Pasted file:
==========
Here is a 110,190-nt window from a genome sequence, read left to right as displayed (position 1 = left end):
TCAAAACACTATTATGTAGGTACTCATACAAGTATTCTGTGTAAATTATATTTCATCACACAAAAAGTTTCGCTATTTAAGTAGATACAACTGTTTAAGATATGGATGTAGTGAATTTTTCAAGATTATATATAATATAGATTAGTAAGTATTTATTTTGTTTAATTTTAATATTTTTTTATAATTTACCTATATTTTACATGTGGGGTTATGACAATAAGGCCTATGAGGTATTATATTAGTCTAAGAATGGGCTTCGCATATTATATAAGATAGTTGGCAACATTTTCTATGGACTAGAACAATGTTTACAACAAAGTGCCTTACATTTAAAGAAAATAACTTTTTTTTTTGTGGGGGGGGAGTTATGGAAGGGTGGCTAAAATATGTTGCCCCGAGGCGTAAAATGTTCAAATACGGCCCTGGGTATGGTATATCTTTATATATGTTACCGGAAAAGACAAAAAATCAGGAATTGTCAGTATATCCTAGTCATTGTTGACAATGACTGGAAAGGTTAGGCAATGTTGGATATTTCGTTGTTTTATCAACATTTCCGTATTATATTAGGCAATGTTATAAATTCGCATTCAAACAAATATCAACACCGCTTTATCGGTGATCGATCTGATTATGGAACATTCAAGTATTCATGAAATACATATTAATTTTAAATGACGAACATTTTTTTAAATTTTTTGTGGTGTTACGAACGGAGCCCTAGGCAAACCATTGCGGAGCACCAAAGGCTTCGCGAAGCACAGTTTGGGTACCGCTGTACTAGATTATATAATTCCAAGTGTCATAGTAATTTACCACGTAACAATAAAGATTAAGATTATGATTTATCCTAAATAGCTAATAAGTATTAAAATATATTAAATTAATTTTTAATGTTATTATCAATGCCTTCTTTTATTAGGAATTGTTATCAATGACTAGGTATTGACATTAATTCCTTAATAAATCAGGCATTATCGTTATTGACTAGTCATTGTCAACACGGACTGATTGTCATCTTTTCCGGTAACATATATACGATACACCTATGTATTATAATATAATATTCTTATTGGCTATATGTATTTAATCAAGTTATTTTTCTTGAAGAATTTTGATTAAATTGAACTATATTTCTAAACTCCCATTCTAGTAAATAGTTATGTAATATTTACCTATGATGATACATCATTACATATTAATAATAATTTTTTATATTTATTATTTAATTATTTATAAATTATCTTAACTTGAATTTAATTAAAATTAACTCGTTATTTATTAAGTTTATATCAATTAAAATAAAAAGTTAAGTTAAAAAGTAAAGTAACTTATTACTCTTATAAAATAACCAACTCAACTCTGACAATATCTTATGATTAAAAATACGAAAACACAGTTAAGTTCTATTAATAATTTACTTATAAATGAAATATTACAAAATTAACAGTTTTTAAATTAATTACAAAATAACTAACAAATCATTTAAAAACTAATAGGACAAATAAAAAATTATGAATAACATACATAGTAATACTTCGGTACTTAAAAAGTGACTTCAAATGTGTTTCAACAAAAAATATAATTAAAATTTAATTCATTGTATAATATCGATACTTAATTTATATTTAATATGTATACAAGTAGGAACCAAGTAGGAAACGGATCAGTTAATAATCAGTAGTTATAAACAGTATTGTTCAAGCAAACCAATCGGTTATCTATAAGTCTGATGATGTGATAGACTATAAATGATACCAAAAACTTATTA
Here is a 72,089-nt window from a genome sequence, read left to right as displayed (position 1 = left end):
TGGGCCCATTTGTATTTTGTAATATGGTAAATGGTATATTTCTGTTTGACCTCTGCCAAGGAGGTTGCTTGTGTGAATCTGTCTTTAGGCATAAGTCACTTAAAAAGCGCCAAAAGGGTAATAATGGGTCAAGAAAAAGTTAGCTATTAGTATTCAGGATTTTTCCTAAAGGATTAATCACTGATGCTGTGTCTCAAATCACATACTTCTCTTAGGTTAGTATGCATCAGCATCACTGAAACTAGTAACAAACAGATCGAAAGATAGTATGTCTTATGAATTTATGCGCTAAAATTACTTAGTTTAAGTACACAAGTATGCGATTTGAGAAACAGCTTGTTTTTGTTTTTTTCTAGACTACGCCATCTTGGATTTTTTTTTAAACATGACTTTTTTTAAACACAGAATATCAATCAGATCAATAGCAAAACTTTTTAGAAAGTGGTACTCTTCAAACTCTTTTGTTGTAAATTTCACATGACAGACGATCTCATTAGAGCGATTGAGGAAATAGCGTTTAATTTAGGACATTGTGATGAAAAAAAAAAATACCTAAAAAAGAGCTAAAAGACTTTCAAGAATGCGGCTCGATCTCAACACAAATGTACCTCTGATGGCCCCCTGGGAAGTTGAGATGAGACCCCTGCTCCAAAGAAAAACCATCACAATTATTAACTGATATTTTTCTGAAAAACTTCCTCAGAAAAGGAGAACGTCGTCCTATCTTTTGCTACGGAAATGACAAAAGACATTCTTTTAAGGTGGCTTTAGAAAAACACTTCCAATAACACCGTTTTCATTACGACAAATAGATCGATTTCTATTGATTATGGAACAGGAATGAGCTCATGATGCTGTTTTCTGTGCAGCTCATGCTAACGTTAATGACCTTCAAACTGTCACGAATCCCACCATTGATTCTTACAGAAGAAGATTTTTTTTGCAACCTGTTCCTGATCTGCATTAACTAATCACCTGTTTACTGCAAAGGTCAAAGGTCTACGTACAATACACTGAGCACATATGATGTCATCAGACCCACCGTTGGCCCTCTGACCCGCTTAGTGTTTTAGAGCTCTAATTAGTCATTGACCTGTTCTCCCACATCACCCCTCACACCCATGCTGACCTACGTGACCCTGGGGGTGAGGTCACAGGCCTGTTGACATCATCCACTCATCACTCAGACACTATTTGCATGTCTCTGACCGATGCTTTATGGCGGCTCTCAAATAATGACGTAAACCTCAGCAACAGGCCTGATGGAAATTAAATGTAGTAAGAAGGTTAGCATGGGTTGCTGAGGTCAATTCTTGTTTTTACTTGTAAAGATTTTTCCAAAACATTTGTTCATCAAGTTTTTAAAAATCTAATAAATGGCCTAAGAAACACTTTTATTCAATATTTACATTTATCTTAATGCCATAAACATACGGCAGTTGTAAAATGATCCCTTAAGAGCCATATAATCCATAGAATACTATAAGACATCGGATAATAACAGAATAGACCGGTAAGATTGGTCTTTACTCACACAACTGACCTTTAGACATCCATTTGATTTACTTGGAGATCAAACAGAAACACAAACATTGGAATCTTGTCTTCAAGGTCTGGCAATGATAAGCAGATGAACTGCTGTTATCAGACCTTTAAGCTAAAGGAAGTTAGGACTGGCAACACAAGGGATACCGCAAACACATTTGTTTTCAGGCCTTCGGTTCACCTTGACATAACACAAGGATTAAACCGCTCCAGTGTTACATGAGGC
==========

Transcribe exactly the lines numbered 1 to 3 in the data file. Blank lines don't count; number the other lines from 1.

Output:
Here is a 110,190-nt window from a genome sequence, read left to right as displayed (position 1 = left end):
TCAAAACACTATTATGTAGGTACTCATACAAGTATTCTGTGTAAATTATATTTCATCACACAAAAAGTTTCGCTATTTAAGTAGATACAACTGTTTAAGATATGGATGTAGTGAATTTTTCAAGATTATATATAATATAGATTAGTAAGTATTTATTTTGTTTAATTTTAATATTTTTTTATAATTTACCTATATTTTACATGTGGGGTTATGACAATAAGGCCTATGAGGTATTATATTAGTCTAAGAATGGGCTTCGCATATTATATAAGATAGTTGGCAACATTTTCTATGGACTAGAACAATGTTTACAACAAAGTGCCTTACATTTAAAGAAAATAACTTTTTTTTTTGTGGGGGGGGAGTTATGGAAGGGTGGCTAAAATATGTTGCCCCGAGGCGTAAAATGTTCAAATACGGCCCTGGGTATGGTATATCTTTATATATGTTACCGGAAAAGACAAAAAATCAGGAATTGTCAGTATATCCTAGTCATTGTTGACAATGACTGGAAAGGTTAGGCAATGTTGGATATTTCGTTGTTTTATCAACATTTCCGTATTATATTAGGCAATGTTATAAATTCGCATTCAAACAAATATCAACACCGCTTTATCGGTGATCGATCTGATTATGGAACATTCAAGTATTCATGAAATACATATTAATTTTAAATGACGAACATTTTTTTAAATTTTTTGTGGTGTTACGAACGGAGCCCTAGGCAAACCATTGCGGAGCACCAAAGGCTTCGCGAAGCACAGTTTGGGTACCGCTGTACTAGATTATATAATTCCAAGTGTCATAGTAATTTACCACGTAACAATAAAGATTAAGATTATGATTTATCCTAAATAGCTAATAAGTATTAAAATATATTAAATTAATTTTTAATGTTATTATCAATGCCTTCTTTTATTAGGAATTGTTATCAATGACTAGGTATTGACATTAATTCCTTAATAAATCAGGCATTATCGTTATTGACTAGTCATTGTCAACACGGACTGATTGTCATCTTTTCCGGTAACATATATACGATACACCTATGTATTATAATATAATATTCTTATTGGCTATATGTATTTAATCAAGTTATTTTTCTTGAAGAATTTTGATTAAATTGAACTATATTTCTAAACTCCCATTCTAGTAAATAGTTATGTAATATTTACCTATGATGATACATCATTACATATTAATAATAATTTTTTATATTTATTATTTAATTATTTATAAATTATCTTAACTTGAATTTAATTAAAATTAACTCGTTATTTATTAAGTTTATATCAATTAAAATAAAAAGTTAAGTTAAAAAGTAAAGTAACTTATTACTCTTATAAAATAACCAACTCAACTCTGACAATATCTTATGATTAAAAATACGAAAACACAGTTAAGTTCTATTAATAATTTACTTATAAATGAAATATTACAAAATTAACAGTTTTTAAATTAATTACAAAATAACTAACAAATCATTTAAAAACTAATAGGACAAATAAAAAATTATGAATAACATACATAGTAATACTTCGGTACTTAAAAAGTGACTTCAAATGTGTTTCAACAAAAAATATAATTAAAATTTAATTCATTGTATAATATCGATACTTAATTTATATTTAATATGTATACAAGTAGGAACCAAGTAGGAAACGGATCAGTTAATAATCAGTAGTTATAAACAGTATTGTTCAAGCAAACCAATCGGTTATCTATAAGTCTGATGATGTGATAGACTATAAATGATACCAAAAACTTATTA
Here is a 72,089-nt window from a genome sequence, read left to right as displayed (position 1 = left end):